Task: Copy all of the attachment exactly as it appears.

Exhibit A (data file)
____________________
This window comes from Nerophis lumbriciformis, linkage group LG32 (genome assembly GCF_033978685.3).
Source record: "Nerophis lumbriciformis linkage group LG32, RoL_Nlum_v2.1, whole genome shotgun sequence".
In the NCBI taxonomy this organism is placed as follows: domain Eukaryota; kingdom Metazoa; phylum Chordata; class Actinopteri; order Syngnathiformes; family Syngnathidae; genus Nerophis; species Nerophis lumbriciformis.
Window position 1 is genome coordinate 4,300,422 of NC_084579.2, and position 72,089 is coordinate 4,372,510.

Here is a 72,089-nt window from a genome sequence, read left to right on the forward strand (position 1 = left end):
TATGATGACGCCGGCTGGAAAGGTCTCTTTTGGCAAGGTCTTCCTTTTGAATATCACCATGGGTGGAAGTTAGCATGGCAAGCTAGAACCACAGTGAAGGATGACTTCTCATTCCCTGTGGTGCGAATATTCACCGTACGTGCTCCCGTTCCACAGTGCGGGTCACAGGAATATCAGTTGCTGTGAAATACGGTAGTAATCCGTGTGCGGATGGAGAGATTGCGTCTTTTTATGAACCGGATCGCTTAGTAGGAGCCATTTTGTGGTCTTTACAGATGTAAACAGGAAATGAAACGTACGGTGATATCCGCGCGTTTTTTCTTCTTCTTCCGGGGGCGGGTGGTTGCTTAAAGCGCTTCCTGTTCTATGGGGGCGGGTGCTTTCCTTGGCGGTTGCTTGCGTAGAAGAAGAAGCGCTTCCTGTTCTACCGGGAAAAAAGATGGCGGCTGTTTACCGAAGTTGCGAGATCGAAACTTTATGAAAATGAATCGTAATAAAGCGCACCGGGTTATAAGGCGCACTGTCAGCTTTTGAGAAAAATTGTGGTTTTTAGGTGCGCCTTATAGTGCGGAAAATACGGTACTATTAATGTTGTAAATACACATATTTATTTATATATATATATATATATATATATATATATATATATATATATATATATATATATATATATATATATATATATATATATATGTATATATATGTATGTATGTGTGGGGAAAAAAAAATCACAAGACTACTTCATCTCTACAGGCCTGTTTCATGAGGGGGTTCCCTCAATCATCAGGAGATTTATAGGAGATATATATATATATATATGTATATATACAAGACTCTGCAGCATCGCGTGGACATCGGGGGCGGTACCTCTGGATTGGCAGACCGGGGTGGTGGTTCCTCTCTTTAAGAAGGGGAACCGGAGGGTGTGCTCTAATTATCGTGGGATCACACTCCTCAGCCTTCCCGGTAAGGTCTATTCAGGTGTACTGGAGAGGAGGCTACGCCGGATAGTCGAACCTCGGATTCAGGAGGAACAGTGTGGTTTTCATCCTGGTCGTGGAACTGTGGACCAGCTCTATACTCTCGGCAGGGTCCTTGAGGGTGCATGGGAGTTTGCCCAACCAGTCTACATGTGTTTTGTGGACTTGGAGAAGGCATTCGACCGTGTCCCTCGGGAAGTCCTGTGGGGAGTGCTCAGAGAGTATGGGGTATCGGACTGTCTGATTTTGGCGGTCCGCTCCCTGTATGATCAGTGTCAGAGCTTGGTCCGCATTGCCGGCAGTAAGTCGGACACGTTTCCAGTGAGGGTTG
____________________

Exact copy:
This window comes from Nerophis lumbriciformis, linkage group LG32 (genome assembly GCF_033978685.3).
Source record: "Nerophis lumbriciformis linkage group LG32, RoL_Nlum_v2.1, whole genome shotgun sequence".
In the NCBI taxonomy this organism is placed as follows: domain Eukaryota; kingdom Metazoa; phylum Chordata; class Actinopteri; order Syngnathiformes; family Syngnathidae; genus Nerophis; species Nerophis lumbriciformis.
Window position 1 is genome coordinate 4,300,422 of NC_084579.2, and position 72,089 is coordinate 4,372,510.

Here is a 72,089-nt window from a genome sequence, read left to right on the forward strand (position 1 = left end):
TATGATGACGCCGGCTGGAAAGGTCTCTTTTGGCAAGGTCTTCCTTTTGAATATCACCATGGGTGGAAGTTAGCATGGCAAGCTAGAACCACAGTGAAGGATGACTTCTCATTCCCTGTGGTGCGAATATTCACCGTACGTGCTCCCGTTCCACAGTGCGGGTCACAGGAATATCAGTTGCTGTGAAATACGGTAGTAATCCGTGTGCGGATGGAGAGATTGCGTCTTTTTATGAACCGGATCGCTTAGTAGGAGCCATTTTGTGGTCTTTACAGATGTAAACAGGAAATGAAACGTACGGTGATATCCGCGCGTTTTTTCTTCTTCTTCCGGGGGCGGGTGGTTGCTTAAAGCGCTTCCTGTTCTATGGGGGCGGGTGCTTTCCTTGGCGGTTGCTTGCGTAGAAGAAGAAGCGCTTCCTGTTCTACCGGGAAAAAAGATGGCGGCTGTTTACCGAAGTTGCGAGATCGAAACTTTATGAAAATGAATCGTAATAAAGCGCACCGGGTTATAAGGCGCACTGTCAGCTTTTGAGAAAAATTGTGGTTTTTAGGTGCGCCTTATAGTGCGGAAAATACGGTACTATTAATGTTGTAAATACACATATTTATTTATATATATATATATATATATATATATATATATATATATATATATATATATATATATATATATATATATATATATATATATGTATATATATGTATGTATGTGTGGGGAAAAAAAAATCACAAGACTACTTCATCTCTACAGGCCTGTTTCATGAGGGGGTTCCCTCAATCATCAGGAGATTTATAGGAGATATATATATATATATATGTATATATACAAGACTCTGCAGCATCGCGTGGACATCGGGGGCGGTACCTCTGGATTGGCAGACCGGGGTGGTGGTTCCTCTCTTTAAGAAGGGGAACCGGAGGGTGTGCTCTAATTATCGTGGGATCACACTCCTCAGCCTTCCCGGTAAGGTCTATTCAGGTGTACTGGAGAGGAGGCTACGCCGGATAGTCGAACCTCGGATTCAGGAGGAACAGTGTGGTTTTCATCCTGGTCGTGGAACTGTGGACCAGCTCTATACTCTCGGCAGGGTCCTTGAGGGTGCATGGGAGTTTGCCCAACCAGTCTACATGTGTTTTGTGGACTTGGAGAAGGCATTCGACCGTGTCCCTCGGGAAGTCCTGTGGGGAGTGCTCAGAGAGTATGGGGTATCGGACTGTCTGATTTTGGCGGTCCGCTCCCTGTATGATCAGTGTCAGAGCTTGGTCCGCATTGCCGGCAGTAAGTCGGACACGTTTCCAGTGAGGGTTG